A Complete Guide to A/B Testing

Wdd Logo.
July 20, 2010

A/B testing (also called split testing) is a testing method generally used in marketing to compare results between two samples with the goal to improve conversion or response rates.

In web design, A/B tests are generally used to test design elements (sometimes against the existing design) to better determine which design elements will get the best response from visitors.

A/B tests, by definition, compare only two variables (design elements) at a time. There is also multivariate testing, which compares more than one variable.

Each one serves a purpose and can help your clients make better decisions that will result in a more successful website.

Here we present a thorough guide to A/B testing, including the benefits of using it and how to administer A/B tests on your own projects.

Benefits of A/B Testing

A/B testing allows you to see how changes effect visitor behavior on a website. Many designers dive right into a new design, with or without a lot of research into current visitor habits, and hope for the best. While sometimes this results in a great final design, it can also result in a design that does no better than the original (or even worse).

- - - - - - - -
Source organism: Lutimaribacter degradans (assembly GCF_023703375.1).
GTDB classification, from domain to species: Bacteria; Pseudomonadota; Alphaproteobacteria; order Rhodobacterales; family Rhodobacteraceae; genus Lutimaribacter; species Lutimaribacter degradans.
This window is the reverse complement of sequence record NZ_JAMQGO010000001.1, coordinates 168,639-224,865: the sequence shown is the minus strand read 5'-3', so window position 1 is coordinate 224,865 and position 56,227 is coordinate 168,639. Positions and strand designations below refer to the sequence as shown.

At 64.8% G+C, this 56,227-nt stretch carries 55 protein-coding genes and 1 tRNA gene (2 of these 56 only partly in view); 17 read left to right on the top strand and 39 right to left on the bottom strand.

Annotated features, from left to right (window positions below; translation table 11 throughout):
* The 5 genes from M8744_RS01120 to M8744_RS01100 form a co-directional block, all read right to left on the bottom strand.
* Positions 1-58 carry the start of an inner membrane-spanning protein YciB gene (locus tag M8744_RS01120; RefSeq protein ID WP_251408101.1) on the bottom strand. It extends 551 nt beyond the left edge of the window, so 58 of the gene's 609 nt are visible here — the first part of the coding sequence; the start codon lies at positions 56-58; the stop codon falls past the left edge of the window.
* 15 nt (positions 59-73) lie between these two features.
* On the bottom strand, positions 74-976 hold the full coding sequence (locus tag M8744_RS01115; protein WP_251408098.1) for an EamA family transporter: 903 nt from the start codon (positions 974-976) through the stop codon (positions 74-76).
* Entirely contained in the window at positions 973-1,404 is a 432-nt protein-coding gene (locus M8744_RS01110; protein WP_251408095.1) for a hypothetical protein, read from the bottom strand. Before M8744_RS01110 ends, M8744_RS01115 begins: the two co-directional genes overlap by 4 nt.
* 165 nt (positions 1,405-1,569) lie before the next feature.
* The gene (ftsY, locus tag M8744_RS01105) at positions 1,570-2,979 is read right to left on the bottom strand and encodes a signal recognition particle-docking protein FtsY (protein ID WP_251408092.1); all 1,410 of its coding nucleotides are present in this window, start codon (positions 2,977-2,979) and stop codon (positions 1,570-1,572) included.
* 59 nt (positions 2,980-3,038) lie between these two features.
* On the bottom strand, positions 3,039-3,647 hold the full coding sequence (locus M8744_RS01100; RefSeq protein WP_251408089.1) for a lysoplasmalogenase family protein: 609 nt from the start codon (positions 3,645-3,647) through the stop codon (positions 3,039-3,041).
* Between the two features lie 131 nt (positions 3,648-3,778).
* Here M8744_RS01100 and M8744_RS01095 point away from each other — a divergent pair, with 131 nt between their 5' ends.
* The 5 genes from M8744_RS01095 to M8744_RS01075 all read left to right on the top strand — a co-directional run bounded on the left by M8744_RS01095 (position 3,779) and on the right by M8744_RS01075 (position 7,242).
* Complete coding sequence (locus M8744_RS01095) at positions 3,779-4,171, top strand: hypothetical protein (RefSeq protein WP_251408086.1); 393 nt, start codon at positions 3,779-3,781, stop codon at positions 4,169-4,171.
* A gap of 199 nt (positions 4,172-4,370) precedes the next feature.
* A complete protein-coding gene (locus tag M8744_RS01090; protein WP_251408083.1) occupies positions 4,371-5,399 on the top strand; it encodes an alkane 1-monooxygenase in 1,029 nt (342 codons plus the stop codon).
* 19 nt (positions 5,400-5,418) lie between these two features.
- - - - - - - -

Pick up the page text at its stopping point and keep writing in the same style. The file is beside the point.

A/B testing is a fairly low-risk approach to testing out website changes. While it can seem complicated, there are plenty of tools out there that can help you administer A/B tests, as well as interpret their results.

Another major benefit to A/B testing is that it can be used as proof to convince a client that one design choice is superior to another. This is particularly useful when working with a client who wants evidence backing up every decision they make, or a client who has trouble making decisions.

If you can offer them concrete proof that one design works better than another, they're often much more comfortable making a decision.

When to Use an A/B Test

As already mentioned, an A/B test can be very useful for convincing clients who can't decide between two design options. But it can also be helpful to designers who are unsure which of two options will work best for their client.

There are so many articles and studies released every day that tell us how to maximize results for our clients by using one design style or another. And in a lot of cases, the information contained in those articles could be conflicting when compared to an article from a different source, or released at an earlier date.

A/B tests let designers test out the different theories and recommendations in the context of their own projects, so they can decide for themselves what works best for their clients.

Full site redesigns aren't the only time A/B tests can come in handy. They're especially important when running a promotion or other marketing exercise. When a client wants a page designed for a particular sale or other promotion, they expect you to design something that will get results.